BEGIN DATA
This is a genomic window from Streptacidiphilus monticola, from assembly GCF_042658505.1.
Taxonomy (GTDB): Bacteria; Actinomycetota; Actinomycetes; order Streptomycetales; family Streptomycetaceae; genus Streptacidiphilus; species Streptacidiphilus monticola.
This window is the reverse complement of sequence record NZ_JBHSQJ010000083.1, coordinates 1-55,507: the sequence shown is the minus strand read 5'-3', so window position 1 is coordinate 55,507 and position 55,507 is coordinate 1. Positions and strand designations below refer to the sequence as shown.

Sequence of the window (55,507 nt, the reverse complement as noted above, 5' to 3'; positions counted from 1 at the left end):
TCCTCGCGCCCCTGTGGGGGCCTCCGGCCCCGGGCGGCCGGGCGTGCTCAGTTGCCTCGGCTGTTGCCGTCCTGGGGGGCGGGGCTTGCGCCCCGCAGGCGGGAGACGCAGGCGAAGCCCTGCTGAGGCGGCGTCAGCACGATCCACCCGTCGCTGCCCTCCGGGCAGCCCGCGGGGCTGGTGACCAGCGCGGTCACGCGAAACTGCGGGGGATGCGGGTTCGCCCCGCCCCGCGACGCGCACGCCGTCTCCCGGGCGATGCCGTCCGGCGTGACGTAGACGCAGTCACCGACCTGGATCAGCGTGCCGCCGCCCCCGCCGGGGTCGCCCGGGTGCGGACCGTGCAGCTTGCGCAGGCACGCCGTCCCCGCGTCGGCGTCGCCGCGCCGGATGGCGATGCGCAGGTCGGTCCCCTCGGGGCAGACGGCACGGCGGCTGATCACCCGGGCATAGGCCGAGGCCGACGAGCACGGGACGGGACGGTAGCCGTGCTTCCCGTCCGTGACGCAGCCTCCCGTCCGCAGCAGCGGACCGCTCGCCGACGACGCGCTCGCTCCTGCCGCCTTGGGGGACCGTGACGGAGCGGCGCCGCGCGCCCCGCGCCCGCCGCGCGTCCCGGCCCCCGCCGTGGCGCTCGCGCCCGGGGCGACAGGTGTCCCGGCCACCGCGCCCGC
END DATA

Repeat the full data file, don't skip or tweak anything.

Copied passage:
This is a genomic window from Streptacidiphilus monticola, from assembly GCF_042658505.1.
Taxonomy (GTDB): Bacteria; Actinomycetota; Actinomycetes; order Streptomycetales; family Streptomycetaceae; genus Streptacidiphilus; species Streptacidiphilus monticola.
This window is the reverse complement of sequence record NZ_JBHSQJ010000083.1, coordinates 1-55,507: the sequence shown is the minus strand read 5'-3', so window position 1 is coordinate 55,507 and position 55,507 is coordinate 1. Positions and strand designations below refer to the sequence as shown.

Sequence of the window (55,507 nt, the reverse complement as noted above, 5' to 3'; positions counted from 1 at the left end):
TCCTCGCGCCCCTGTGGGGGCCTCCGGCCCCGGGCGGCCGGGCGTGCTCAGTTGCCTCGGCTGTTGCCGTCCTGGGGGGCGGGGCTTGCGCCCCGCAGGCGGGAGACGCAGGCGAAGCCCTGCTGAGGCGGCGTCAGCACGATCCACCCGTCGCTGCCCTCCGGGCAGCCCGCGGGGCTGGTGACCAGCGCGGTCACGCGAAACTGCGGGGGATGCGGGTTCGCCCCGCCCCGCGACGCGCACGCCGTCTCCCGGGCGATGCCGTCCGGCGTGACGTAGACGCAGTCACCGACCTGGATCAGCGTGCCGCCGCCCCCGCCGGGGTCGCCCGGGTGCGGACCGTGCAGCTTGCGCAGGCACGCCGTCCCCGCGTCGGCGTCGCCGCGCCGGATGGCGATGCGCAGGTCGGTCCCCTCGGGGCAGACGGCACGGCGGCTGATCACCCGGGCATAGGCCGAGGCCGACGAGCACGGGACGGGACGGTAGCCGTGCTTCCCGTCCGTGACGCAGCCTCCCGTCCGCAGCAGCGGACCGCTCGCCGACGACGCGCTCGCTCCTGCCGCCTTGGGGGACCGTGACGGAGCGGCGCCGCGCGCCCCGCGCCCGCCGCGCGTCCCGGCCCCCGCCGTGGCGCTCGCGCCCGGGGCGACAGGTGTCCCGGCCACCGCGCCCGC